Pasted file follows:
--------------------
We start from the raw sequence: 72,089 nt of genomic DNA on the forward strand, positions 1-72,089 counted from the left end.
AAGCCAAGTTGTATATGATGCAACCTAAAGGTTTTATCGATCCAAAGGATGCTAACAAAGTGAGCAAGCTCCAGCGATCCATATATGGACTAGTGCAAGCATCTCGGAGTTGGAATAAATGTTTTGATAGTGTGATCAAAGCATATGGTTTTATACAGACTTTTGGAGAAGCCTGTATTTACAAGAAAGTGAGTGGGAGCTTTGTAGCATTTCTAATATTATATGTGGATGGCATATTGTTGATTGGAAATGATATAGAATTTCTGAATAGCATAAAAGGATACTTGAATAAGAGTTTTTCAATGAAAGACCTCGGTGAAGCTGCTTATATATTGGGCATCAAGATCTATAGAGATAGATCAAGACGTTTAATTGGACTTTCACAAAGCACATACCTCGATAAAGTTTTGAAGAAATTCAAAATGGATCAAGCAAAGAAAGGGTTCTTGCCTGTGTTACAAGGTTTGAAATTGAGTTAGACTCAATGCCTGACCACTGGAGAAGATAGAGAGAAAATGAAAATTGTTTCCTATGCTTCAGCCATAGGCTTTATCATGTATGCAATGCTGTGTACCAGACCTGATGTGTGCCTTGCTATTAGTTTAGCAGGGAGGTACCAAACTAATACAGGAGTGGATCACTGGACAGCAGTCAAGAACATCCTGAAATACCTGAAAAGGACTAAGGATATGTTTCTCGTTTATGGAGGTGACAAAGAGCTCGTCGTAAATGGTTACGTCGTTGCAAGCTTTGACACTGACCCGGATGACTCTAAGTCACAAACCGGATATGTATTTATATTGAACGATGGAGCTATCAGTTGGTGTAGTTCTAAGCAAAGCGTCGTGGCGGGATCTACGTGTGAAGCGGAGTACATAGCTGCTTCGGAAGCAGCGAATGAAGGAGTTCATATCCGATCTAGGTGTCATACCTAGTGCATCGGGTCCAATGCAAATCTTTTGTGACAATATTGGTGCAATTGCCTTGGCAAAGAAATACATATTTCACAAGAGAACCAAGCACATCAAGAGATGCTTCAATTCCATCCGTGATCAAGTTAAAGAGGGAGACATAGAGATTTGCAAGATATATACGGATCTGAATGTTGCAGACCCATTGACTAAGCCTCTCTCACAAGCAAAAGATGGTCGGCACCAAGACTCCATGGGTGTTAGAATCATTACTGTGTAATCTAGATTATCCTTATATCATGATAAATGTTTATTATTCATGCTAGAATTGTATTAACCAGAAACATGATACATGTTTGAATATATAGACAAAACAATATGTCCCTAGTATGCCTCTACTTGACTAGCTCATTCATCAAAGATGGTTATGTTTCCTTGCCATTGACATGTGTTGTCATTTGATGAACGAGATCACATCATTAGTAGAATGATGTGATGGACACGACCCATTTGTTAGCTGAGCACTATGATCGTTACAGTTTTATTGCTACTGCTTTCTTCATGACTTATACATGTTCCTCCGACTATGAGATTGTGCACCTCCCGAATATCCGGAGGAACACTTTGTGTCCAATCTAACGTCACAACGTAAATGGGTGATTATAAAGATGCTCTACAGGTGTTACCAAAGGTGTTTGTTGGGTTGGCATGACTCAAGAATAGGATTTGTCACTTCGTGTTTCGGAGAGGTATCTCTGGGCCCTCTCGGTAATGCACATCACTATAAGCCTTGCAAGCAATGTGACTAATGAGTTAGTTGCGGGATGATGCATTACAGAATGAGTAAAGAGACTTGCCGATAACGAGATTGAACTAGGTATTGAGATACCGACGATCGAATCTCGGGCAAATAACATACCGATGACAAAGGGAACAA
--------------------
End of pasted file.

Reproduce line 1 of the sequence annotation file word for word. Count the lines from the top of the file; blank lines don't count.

We start from the raw sequence: 72,089 nt of genomic DNA on the forward strand, positions 1-72,089 counted from the left end.